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Anticancer drug targets calcium.

A novel drug treatment seems to reduce tumor growth and may also dampen cancer's ability to spread to distant parts of the body, according to researchers at the National Cancer Institute (NCI) in Bethesda, Md.

Conventional anticancer drugs work by killing dividing cells. But chemotherapy doesn't always prevent a few malignant cells from breaking away from the primary tumor and getting into the bloodstream. These cells can travel to distant parts of the body, where they take root and create another cancer, a process called metastasis.

The steps in that deadly process involve calcium. Thus, Elise C. Kohn and her colleagues at NCI hypothesized that a drug that prevents cells from taking in calcium might help to prevent the growth and spread of tumors.

The NCI team developed an experimental drug called carboxyamido-triazole, or CAl. Preliminary results from a pilot trial of CAI appear promising, says Kohn, who described those findings last month at the ACS Science Writers Seminar.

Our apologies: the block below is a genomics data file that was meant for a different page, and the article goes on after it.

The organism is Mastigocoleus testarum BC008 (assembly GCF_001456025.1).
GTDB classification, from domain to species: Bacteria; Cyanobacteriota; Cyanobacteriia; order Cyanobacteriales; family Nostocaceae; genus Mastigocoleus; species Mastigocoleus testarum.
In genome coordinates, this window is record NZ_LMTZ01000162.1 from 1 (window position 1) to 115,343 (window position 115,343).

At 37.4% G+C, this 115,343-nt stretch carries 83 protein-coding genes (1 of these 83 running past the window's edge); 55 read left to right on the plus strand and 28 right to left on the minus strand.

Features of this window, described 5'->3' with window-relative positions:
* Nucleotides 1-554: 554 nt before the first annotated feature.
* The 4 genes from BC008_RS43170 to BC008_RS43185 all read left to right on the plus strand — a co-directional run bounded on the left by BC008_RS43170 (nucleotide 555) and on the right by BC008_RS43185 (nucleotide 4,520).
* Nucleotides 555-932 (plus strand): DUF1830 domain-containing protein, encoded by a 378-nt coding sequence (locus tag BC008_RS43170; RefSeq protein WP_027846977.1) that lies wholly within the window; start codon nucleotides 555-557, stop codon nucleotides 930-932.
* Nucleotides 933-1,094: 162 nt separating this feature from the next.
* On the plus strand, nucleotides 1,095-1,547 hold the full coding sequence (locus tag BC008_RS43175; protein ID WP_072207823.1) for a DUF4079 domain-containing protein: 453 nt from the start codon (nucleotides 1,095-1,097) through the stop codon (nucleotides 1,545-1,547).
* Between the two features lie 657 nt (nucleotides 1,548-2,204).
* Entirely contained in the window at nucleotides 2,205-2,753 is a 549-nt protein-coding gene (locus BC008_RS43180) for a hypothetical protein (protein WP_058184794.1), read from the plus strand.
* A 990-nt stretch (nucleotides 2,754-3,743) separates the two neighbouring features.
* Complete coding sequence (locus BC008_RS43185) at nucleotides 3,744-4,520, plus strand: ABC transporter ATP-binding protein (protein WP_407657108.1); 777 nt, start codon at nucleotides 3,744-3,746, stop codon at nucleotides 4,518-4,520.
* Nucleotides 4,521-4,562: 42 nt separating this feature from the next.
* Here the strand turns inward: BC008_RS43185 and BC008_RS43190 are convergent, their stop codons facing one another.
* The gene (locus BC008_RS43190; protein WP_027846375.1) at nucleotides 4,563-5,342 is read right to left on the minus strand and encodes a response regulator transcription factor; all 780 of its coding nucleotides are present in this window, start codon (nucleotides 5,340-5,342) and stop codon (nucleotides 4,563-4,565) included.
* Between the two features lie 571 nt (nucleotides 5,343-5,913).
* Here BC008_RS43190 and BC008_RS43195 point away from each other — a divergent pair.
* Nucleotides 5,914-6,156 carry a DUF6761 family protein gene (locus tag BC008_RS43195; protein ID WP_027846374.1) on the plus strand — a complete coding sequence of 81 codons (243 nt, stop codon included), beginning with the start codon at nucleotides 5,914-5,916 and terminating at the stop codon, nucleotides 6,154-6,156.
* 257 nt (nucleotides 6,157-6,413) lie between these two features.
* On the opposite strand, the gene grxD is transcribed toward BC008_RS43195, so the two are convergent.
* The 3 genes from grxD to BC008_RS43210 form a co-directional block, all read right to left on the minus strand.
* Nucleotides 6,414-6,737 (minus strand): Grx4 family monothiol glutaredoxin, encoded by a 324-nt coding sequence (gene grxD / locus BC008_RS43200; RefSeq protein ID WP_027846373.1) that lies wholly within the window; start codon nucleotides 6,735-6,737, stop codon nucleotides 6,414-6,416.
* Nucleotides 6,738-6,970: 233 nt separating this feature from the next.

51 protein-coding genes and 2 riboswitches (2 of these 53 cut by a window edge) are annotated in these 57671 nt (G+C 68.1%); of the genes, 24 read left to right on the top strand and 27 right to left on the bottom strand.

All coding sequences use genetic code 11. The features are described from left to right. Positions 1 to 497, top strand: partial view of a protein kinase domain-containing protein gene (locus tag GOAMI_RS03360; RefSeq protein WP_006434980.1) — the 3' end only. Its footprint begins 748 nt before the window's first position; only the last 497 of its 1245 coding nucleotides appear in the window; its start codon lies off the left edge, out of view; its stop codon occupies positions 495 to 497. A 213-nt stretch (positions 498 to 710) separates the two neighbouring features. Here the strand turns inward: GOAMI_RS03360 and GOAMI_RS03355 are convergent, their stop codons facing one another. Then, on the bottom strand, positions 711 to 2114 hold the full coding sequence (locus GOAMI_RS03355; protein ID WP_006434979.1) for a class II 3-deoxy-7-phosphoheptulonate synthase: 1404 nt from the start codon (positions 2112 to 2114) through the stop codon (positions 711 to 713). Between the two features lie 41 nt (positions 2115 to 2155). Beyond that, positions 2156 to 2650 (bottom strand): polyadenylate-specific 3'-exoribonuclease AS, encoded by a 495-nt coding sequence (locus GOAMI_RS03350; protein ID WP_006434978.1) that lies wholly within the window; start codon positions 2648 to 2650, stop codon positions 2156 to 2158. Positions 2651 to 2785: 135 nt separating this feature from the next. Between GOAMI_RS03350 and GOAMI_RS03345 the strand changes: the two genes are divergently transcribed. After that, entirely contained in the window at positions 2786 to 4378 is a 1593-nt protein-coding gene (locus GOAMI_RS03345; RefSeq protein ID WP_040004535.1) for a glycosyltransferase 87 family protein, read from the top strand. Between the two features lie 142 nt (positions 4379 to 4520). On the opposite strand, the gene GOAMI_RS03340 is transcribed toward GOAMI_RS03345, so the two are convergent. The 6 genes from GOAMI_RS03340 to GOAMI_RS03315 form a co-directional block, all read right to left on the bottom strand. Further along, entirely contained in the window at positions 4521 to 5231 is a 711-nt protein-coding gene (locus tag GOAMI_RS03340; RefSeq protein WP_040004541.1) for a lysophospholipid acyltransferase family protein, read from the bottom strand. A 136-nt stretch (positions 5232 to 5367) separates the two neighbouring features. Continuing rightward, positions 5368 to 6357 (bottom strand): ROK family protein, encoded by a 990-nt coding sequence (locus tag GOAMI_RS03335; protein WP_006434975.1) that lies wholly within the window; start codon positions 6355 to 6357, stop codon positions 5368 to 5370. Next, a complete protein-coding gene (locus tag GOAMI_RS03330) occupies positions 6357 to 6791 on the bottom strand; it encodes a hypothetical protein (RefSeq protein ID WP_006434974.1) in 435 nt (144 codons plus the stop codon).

She and her co-workers gave CAI to 13 people with a variety of advanced cancers. Eleven of the 13 patients showed no increase in tumor size during treatment, Kohn says. The researchers hope that CAI and other drugs like it may usher in a new era in cancer treatment-one in which physicians approach cancer as a chronic disease.
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Title Annotation:carboxyamino-triazole prevents cells from taking in calcium
Publication:Science News
Article Type:Brief Article
Date:Apr 17, 1993
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